I’ve just been listening to Jonah Keri’s great interview with Dr. Meredith Wills on an Athletic podcast. They were discussing her recent Athletic article about the 2019 balls as well as her two early articles. This recent article has made a huge splash and I am happy that Dr. Wills has been able to get people talking about issues with the MLB ball. I have some issues with some of her claims that I’d like to discuss here. (She and I are on a first-name basis, so I sometimes call her Meredith).
Normally, scientific work is peer reviewed. These studies appear in the Athletic, which is obviously not a scientific venue and therefore does not have peer review. But other scientists should have an opportunity to weigh in on results, and that’s what I want to do here. I mean no disrespect to her important work. Rebuttal is not an attack. This is the normal process, although normally, a reviewer is anonymously appointed and the public would not be privy to the exchange.
Meredith understands the construction of a baseball more than I ever will, and I think her insight on how process changes may change the ball are really important. I also admire the simplicity of her methods, which the public obviously enjoys. And, she’s a huge baseball fan. I hope I can make a contribution in the area of aerodynamics, which is my background.
First, let me talk about what we agree about. As she says in that interview, the 2019 ball is visibly different. You can feel it. The seams are significantly lower, so much so that it exceeds the random variation in the seam heights. Anecdotally, I’ve found that I can hand a 2019 ball and an earlier ball to anyone and they can pick the 2019 ball as having the lowest seams by feel. I believe the seams in 2017 were lower than previous decades, but perhaps not as obviously so. As I pointed out in Post 24, seam height is directly related to baseball drag. I think this single issue explains everything about the home run surge. Meredith also says some of these changes may increase pitcher blisters, and I have no opinion on that.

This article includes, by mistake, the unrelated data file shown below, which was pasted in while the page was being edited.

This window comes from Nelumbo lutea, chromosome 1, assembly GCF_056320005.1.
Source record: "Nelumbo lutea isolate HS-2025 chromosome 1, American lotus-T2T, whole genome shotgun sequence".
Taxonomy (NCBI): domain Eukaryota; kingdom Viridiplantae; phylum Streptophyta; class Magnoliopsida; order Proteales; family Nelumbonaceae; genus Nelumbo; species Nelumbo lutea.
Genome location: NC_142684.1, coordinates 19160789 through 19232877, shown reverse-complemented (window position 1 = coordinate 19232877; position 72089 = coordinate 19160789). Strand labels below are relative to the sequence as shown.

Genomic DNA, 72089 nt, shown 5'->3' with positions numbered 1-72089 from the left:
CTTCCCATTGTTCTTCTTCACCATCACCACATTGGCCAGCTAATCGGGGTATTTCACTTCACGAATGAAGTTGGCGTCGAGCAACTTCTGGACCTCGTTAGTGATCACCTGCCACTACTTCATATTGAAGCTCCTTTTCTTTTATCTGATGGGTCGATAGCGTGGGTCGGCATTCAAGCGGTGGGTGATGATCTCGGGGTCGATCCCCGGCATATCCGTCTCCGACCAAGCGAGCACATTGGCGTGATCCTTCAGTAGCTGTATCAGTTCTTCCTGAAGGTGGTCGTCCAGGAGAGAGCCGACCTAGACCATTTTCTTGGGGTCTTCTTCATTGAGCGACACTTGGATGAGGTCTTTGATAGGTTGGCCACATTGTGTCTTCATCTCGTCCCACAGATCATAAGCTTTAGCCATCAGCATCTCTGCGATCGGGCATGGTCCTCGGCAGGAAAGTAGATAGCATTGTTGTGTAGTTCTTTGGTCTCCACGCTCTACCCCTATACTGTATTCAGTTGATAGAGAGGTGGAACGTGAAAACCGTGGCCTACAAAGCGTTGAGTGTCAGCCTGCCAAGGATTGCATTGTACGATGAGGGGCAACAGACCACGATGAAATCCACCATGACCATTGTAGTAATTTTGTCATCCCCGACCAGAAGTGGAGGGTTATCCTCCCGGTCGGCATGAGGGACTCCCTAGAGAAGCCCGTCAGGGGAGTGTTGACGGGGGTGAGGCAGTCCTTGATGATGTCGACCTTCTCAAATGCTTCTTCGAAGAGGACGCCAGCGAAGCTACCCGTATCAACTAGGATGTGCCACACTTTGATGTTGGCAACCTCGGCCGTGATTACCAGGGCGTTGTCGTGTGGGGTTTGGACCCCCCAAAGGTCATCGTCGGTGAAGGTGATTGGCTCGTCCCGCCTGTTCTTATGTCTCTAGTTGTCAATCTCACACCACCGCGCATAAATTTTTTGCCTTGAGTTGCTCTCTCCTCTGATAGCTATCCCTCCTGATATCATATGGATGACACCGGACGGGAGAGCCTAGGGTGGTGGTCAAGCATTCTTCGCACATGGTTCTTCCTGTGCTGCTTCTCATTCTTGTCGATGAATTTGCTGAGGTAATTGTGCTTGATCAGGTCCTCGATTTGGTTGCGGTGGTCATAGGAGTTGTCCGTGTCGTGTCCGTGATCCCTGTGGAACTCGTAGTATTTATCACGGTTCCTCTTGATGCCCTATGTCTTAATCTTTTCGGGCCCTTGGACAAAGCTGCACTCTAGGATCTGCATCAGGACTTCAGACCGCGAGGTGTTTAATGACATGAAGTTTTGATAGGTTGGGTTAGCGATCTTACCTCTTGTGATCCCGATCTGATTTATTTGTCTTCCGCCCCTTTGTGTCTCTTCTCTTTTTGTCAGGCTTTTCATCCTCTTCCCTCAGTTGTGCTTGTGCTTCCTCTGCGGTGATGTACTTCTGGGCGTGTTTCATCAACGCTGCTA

There are two claims she has made that I disagree with. The first is that a smoother ball means less drag. This is not true and you can see Post 23 for and explanation. I don’t dispute the claim that the ball is smoother, but I don’t believe that contributes to home runs.
The second claim that I am uncomfortable with is that a less “round” ball is a less aerodynamic ball. I cannot prove that this is false, and there is also no proof that it is true. A baseball line drive is typically spinning rapidly. If the ball is, say, somewhat egg shaped, it will present a larger frontal area (and thus more drag) in some orientations and less in others. Since none of this will impact boundary layer separation, I believe these effects will average out and will have no impact. As I said, I have no proof of this, but I do spend a lot of time watching air flow around baseballs.
Lastly, the podcast had a lot of discussion of wind tunnel testing. Unfortunately, wind tunnel testing of baseball drag doesn’t work. This is probably just semantics and Meredith probably meant “laboratory testing.” You can read many articles by Lloyd Smith and his team about how baseball drag is measured.
Summarizing, I think Meredith is right. The seams are lower and its leading to lots more home runs. She has insight on how the ball may have ended up this way that seem on the money to me. She sees a series of distinct changes to the ball, where I see continuous variations and a current extreme. And I think the smoothness and roundness of the ball are not important to baseball drag.